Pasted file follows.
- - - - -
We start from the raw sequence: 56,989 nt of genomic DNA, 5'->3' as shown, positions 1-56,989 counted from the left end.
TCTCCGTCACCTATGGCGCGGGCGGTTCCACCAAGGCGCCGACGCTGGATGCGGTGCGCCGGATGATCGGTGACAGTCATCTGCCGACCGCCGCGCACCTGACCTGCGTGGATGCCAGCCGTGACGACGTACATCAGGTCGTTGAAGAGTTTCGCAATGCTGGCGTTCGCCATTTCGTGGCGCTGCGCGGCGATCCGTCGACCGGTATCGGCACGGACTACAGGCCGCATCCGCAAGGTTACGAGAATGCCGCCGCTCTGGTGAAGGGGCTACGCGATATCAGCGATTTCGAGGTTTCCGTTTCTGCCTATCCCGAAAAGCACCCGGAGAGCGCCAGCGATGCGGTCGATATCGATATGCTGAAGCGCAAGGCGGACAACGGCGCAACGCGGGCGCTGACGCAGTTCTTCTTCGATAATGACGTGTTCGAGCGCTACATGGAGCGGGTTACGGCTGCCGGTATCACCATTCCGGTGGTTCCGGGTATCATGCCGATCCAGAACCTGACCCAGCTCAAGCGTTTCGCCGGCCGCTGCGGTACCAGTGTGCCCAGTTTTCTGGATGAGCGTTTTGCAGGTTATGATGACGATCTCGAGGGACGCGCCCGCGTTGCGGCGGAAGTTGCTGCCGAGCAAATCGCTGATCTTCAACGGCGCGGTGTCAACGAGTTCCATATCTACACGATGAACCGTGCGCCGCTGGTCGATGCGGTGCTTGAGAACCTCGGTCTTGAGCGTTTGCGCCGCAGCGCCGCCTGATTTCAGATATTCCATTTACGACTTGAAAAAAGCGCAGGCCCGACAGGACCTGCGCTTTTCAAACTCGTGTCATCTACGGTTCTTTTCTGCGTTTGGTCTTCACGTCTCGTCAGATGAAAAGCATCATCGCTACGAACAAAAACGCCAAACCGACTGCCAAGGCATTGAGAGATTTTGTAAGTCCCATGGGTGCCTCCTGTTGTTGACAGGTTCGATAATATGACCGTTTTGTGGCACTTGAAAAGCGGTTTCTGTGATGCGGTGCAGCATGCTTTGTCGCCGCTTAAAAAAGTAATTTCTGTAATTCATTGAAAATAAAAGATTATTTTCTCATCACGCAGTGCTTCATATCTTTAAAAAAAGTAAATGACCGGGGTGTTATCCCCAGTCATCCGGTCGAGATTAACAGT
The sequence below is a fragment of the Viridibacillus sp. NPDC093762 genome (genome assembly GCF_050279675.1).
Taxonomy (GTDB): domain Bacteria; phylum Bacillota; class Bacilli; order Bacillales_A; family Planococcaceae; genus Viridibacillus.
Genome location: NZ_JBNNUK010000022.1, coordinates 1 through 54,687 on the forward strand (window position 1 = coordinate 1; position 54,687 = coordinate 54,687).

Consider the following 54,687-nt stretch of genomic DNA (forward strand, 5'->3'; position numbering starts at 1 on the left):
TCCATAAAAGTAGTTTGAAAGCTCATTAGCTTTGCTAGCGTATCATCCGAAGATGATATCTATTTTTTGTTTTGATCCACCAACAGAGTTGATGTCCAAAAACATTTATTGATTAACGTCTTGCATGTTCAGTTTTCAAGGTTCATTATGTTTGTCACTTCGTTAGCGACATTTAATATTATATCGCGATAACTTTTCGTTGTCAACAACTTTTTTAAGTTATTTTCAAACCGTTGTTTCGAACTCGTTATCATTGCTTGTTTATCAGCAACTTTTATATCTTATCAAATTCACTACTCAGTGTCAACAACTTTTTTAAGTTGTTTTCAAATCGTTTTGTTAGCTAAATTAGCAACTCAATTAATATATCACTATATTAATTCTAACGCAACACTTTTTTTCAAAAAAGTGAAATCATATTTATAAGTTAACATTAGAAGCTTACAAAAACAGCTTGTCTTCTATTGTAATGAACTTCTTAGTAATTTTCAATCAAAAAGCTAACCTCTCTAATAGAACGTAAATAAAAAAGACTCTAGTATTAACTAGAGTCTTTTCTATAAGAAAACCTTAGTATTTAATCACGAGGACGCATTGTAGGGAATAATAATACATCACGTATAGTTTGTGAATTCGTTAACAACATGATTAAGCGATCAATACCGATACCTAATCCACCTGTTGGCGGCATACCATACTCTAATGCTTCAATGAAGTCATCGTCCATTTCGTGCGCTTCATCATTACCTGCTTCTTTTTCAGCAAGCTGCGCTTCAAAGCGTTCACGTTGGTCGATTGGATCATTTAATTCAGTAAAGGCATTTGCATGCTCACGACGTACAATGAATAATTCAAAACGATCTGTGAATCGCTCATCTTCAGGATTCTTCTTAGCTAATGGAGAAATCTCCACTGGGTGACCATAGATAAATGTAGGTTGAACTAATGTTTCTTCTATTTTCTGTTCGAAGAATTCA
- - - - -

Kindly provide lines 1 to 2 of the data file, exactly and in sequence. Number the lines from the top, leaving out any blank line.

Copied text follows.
We start from the raw sequence: 56,989 nt of genomic DNA, 5'->3' as shown, positions 1-56,989 counted from the left end.
TCTCCGTCACCTATGGCGCGGGCGGTTCCACCAAGGCGCCGACGCTGGATGCGGTGCGCCGGATGATCGGTGACAGTCATCTGCCGACCGCCGCGCACCTGACCTGCGTGGATGCCAGCCGTGACGACGTACATCAGGTCGTTGAAGAGTTTCGCAATGCTGGCGTTCGCCATTTCGTGGCGCTGCGCGGCGATCCGTCGACCGGTATCGGCACGGACTACAGGCCGCATCCGCAAGGTTACGAGAATGCCGCCGCTCTGGTGAAGGGGCTACGCGATATCAGCGATTTCGAGGTTTCCGTTTCTGCCTATCCCGAAAAGCACCCGGAGAGCGCCAGCGATGCGGTCGATATCGATATGCTGAAGCGCAAGGCGGACAACGGCGCAACGCGGGCGCTGACGCAGTTCTTCTTCGATAATGACGTGTTCGAGCGCTACATGGAGCGGGTTACGGCTGCCGGTATCACCATTCCGGTGGTTCCGGGTATCATGCCGATCCAGAACCTGACCCAGCTCAAGCGTTTCGCCGGCCGCTGCGGTACCAGTGTGCCCAGTTTTCTGGATGAGCGTTTTGCAGGTTATGATGACGATCTCGAGGGACGCGCCCGCGTTGCGGCGGAAGTTGCTGCCGAGCAAATCGCTGATCTTCAACGGCGCGGTGTCAACGAGTTCCATATCTACACGATGAACCGTGCGCCGCTGGTCGATGCGGTGCTTGAGAACCTCGGTCTTGAGCGTTTGCGCCGCAGCGCCGCCTGATTTCAGATATTCCATTTACGACTTGAAAAAAGCGCAGGCCCGACAGGACCTGCGCTTTTCAAACTCGTGTCATCTACGGTTCTTTTCTGCGTTTGGTCTTCACGTCTCGTCAGATGAAAAGCATCATCGCTACGAACAAAAACGCCAAACCGACTGCCAAGGCATTGAGAGATTTTGTAAGTCCCATGGGTGCCTCCTGTTGTTGACAGGTTCGATAATATGACCGTTTTGTGGCACTTGAAAAGCGGTTTCTGTGATGCGGTGCAGCATGCTTTGTCGCCGCTTAAAAAAGTAATTTCTGTAATTCATTGAAAATAAAAGATTATTTTCTCATCACGCAGTGCTTCATATCTTTAAAAAAAGTAAATGACCGGGGTGTTATCCCCAGTCATCCGGTCGAGATTAACAGT